What is anthropology?

Anthropology, in its most general sense, is the study of human beings. So…if people do it, there’s probably an anthropologist somewhere who’ll want to study it.

My training is in what’s referred to as social anthropology in the UK and socio-cultural anthropology in the United States. As the names suggest, these fields emphasise the importance of social behavior and cultural processes in human affairs. Anthropologists study people all over the world, from the islands of Melanesia to the canyons of Wall Street, writing accounts of their experiences called ‘ethnographies’. Though the subject matter of ethnographies can vary greatly, they all share a common goal:  to connect the wider contexts of our world with the specific circumstances of people’s daily lives.

The following description of anthropology does a good job of summarizing the situation of anthropology today:

What is Social Anthropology?

Social Anthropology was born in the era when European societies still had colonial empires. Although there has been much polemical debate about the ways in which the colonial context might have compromised anthropological research, at least one of the major aims of the founders of the discipline remains central to anthropology today: the comparative study of the different forms of human social life and cultural experience.

Obviously the world we live in today has changed, and anthropology has changed with it. A communications and transport revolution has made the world a smaller place, and international migration has made ‘western’ societies multi-cultural. Yet ‘globalisation’ does not seem to be making the world we live in less culturally diverse. Whether we do our anthropology in Britain or in Papua New Guinea, Africa Asia, or Latin America, the study of different ways of living in and seeing the world seems just as important as it ever was. Indeed, it may actually have become more rather than less important.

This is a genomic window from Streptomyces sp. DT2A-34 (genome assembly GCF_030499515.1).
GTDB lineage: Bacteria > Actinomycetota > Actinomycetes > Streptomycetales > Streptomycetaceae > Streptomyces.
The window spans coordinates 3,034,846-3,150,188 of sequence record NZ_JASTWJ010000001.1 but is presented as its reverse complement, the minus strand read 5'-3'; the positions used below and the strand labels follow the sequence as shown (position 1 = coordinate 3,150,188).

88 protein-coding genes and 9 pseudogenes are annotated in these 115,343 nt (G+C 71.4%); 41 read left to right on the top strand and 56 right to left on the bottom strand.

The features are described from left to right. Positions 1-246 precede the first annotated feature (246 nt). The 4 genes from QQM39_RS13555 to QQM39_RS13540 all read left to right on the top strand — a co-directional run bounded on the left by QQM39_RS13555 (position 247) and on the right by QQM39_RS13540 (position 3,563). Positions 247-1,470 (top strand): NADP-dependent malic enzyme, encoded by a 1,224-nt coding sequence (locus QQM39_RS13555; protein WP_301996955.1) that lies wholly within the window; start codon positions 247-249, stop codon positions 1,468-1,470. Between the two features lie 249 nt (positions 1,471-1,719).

Anthropology is sometimes seen as the study of the strange customs and beliefs of non-western peoples, but one of the principal goals of anthropology is, in fact, to make western beliefs and ways of doing things seem strange. People born in western societies, like anyone else, become accustomed to seeing their way of doing things as ‘natural’ and ‘normal’. What anthropologists try to show is that we all need to reflect on our taken-for-granted cultural assumptions, particularly if ‘we’ belong to a dominant group which may seek to impose its will on others.

Contemporary social anthropology is a critical discipline that tackles an enormous variety of topics, ranging from the social implications of the new reproductive and information technologies through the analysis of the social meanings of consumer behaviour to the study of violence, poverty and the means for resolving conflicts and alleviating human suffering. Although anthropological studies are now conducted everywhere, from middle class suburbs and inner cities, from boardrooms to migrant labour camps, and from Papua New Guinea to Peru, and from a European standpoint, what all our studies have in common is an awareness of human diversity. This is not simply an academic matter but also a practical one.”

Quoted from The School of Social Sciences, University of Manchester (accessed: 16 December 2010)

Culture, Networks, Knowledge

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